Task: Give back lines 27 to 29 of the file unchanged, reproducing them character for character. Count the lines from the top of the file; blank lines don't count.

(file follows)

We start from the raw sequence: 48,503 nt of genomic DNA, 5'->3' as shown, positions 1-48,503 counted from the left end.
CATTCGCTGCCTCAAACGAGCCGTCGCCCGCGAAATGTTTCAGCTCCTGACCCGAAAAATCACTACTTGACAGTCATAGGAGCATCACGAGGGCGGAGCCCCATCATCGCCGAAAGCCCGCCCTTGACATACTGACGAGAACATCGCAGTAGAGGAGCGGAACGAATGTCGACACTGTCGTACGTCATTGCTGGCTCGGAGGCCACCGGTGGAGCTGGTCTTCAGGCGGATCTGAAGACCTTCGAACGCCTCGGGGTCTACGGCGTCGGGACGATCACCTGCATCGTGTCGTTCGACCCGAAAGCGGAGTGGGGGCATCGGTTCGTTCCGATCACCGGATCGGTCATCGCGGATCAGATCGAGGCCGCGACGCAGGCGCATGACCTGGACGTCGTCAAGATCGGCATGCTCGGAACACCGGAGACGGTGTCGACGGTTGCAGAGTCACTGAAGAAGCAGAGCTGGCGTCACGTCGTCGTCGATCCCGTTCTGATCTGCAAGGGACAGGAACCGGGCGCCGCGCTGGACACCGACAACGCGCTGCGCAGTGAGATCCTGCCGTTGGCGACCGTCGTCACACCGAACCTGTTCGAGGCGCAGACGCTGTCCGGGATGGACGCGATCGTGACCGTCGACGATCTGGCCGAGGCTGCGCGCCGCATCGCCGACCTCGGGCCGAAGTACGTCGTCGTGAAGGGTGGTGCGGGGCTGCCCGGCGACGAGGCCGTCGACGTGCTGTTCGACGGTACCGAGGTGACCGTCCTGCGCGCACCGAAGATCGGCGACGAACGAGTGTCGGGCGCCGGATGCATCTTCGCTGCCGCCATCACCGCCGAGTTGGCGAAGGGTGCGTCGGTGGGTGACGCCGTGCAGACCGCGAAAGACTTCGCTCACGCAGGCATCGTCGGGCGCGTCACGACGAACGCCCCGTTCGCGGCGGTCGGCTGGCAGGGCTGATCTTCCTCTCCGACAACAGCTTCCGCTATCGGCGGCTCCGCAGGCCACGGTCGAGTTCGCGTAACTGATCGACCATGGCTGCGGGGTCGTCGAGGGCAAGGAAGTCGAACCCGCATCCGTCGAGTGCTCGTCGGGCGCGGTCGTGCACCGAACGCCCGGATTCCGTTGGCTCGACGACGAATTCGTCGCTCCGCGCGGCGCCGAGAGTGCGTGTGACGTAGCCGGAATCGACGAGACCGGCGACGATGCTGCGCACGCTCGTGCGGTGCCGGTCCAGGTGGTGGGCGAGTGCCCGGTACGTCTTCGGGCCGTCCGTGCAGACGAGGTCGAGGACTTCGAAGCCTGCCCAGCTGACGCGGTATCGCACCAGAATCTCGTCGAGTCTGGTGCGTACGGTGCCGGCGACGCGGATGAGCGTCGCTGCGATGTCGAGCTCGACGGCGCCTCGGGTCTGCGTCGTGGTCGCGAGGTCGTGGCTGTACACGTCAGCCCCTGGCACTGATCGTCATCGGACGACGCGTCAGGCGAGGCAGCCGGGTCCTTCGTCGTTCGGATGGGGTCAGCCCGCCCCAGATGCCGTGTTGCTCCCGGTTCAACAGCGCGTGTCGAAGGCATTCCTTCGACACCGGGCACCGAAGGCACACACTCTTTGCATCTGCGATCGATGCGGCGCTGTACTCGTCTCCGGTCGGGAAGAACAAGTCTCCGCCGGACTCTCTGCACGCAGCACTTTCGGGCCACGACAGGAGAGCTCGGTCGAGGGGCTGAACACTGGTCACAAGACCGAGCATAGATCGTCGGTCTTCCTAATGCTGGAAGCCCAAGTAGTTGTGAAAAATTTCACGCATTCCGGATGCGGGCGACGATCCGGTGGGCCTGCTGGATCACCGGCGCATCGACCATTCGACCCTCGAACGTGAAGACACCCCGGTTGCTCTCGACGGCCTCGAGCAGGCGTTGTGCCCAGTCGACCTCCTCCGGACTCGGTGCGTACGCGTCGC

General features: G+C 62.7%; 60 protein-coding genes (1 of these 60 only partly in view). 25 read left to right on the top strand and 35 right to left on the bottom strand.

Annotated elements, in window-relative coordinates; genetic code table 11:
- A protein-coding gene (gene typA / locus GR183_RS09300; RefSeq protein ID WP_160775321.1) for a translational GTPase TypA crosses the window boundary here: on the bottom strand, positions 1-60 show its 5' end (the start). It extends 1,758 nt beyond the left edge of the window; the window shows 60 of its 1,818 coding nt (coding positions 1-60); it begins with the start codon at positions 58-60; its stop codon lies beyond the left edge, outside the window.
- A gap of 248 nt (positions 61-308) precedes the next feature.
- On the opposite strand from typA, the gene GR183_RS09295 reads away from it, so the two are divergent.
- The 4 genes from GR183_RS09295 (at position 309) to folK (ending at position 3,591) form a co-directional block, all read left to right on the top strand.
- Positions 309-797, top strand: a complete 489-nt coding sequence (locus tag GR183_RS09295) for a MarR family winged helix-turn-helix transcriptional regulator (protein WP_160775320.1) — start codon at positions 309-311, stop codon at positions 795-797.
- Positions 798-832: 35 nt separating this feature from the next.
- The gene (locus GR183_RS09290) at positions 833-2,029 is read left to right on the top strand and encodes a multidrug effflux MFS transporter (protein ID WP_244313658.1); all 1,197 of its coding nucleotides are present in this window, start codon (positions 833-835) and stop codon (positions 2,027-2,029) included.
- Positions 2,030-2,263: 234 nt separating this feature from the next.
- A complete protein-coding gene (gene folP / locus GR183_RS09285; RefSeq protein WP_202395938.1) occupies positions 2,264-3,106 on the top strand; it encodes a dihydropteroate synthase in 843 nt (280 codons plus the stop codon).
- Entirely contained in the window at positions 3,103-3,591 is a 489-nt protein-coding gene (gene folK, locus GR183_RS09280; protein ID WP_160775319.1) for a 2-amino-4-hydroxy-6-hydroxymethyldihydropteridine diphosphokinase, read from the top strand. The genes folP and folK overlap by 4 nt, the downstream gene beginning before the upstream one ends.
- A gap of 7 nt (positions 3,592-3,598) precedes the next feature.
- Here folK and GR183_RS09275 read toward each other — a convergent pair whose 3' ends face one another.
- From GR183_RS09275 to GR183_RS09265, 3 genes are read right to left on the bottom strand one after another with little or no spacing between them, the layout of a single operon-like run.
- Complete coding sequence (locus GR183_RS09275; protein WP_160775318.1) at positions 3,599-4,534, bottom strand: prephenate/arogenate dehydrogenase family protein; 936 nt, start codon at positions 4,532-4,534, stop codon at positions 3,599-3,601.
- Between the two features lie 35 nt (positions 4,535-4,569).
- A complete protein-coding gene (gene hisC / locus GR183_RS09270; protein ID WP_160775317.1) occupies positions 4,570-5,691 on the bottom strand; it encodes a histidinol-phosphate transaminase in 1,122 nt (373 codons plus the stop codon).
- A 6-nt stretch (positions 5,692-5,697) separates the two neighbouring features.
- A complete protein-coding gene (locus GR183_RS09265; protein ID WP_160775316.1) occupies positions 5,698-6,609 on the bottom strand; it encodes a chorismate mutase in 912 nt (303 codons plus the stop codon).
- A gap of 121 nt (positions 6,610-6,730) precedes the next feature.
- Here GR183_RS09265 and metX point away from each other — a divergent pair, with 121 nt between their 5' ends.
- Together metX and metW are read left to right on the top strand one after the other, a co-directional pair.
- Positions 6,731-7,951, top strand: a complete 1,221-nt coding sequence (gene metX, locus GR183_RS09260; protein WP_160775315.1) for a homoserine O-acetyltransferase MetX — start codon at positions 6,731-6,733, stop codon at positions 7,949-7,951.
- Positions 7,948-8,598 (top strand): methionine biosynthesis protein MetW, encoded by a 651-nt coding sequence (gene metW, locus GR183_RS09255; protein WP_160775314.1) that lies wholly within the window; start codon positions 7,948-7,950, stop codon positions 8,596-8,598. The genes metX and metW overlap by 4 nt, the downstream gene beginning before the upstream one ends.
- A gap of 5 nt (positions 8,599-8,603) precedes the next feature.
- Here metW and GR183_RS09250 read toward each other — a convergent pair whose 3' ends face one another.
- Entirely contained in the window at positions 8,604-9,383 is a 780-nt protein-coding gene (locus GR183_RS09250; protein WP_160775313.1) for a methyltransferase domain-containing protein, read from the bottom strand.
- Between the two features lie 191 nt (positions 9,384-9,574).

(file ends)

- Positions 7,948-8,598 (top strand): methionine biosynthesis protein MetW, encoded by a 651-nt coding sequence (gene metW, locus GR183_RS09255; protein WP_160775314.1) that lies wholly within the window; start codon positions 7,948-7,950, stop codon positions 8,596-8,598. The genes metX and metW overlap by 4 nt, the downstream gene beginning before the upstream one ends.
- A gap of 5 nt (positions 8,599-8,603) precedes the next feature.
- Here metW and GR183_RS09250 read toward each other — a convergent pair whose 3' ends face one another.